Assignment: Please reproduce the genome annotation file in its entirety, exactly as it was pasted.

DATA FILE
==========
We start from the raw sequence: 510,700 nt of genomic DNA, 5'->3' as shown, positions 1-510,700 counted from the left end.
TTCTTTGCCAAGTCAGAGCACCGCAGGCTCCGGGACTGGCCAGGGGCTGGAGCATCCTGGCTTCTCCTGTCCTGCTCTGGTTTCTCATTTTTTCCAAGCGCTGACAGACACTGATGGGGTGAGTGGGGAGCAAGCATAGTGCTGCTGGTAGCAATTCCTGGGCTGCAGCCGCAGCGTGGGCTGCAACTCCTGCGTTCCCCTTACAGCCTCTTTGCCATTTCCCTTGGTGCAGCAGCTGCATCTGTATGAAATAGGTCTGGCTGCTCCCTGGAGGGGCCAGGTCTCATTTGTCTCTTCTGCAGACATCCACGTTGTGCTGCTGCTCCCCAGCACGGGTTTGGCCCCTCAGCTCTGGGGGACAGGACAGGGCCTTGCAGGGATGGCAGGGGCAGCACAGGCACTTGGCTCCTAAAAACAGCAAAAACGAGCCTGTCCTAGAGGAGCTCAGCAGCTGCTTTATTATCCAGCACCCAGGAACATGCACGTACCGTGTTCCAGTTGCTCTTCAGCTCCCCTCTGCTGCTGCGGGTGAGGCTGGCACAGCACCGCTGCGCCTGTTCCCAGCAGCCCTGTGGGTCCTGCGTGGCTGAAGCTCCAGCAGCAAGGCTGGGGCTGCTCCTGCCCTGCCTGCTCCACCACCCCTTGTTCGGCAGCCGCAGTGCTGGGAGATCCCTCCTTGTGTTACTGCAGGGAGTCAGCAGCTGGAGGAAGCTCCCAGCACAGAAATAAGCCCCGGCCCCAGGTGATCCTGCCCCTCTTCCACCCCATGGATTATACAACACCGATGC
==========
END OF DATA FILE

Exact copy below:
We start from the raw sequence: 510,700 nt of genomic DNA, 5'->3' as shown, positions 1-510,700 counted from the left end.
TTCTTTGCCAAGTCAGAGCACCGCAGGCTCCGGGACTGGCCAGGGGCTGGAGCATCCTGGCTTCTCCTGTCCTGCTCTGGTTTCTCATTTTTTCCAAGCGCTGACAGACACTGATGGGGTGAGTGGGGAGCAAGCATAGTGCTGCTGGTAGCAATTCCTGGGCTGCAGCCGCAGCGTGGGCTGCAACTCCTGCGTTCCCCTTACAGCCTCTTTGCCATTTCCCTTGGTGCAGCAGCTGCATCTGTATGAAATAGGTCTGGCTGCTCCCTGGAGGGGCCAGGTCTCATTTGTCTCTTCTGCAGACATCCACGTTGTGCTGCTGCTCCCCAGCACGGGTTTGGCCCCTCAGCTCTGGGGGACAGGACAGGGCCTTGCAGGGATGGCAGGGGCAGCACAGGCACTTGGCTCCTAAAAACAGCAAAAACGAGCCTGTCCTAGAGGAGCTCAGCAGCTGCTTTATTATCCAGCACCCAGGAACATGCACGTACCGTGTTCCAGTTGCTCTTCAGCTCCCCTCTGCTGCTGCGGGTGAGGCTGGCACAGCACCGCTGCGCCTGTTCCCAGCAGCCCTGTGGGTCCTGCGTGGCTGAAGCTCCAGCAGCAAGGCTGGGGCTGCTCCTGCCCTGCCTGCTCCACCACCCCTTGTTCGGCAGCCGCAGTGCTGGGAGATCCCTCCTTGTGTTACTGCAGGGAGTCAGCAGCTGGAGGAAGCTCCCAGCACAGAAATAAGCCCCGGCCCCAGGTGATCCTGCCCCTCTTCCACCCCATGGATTATACAACACCGATGC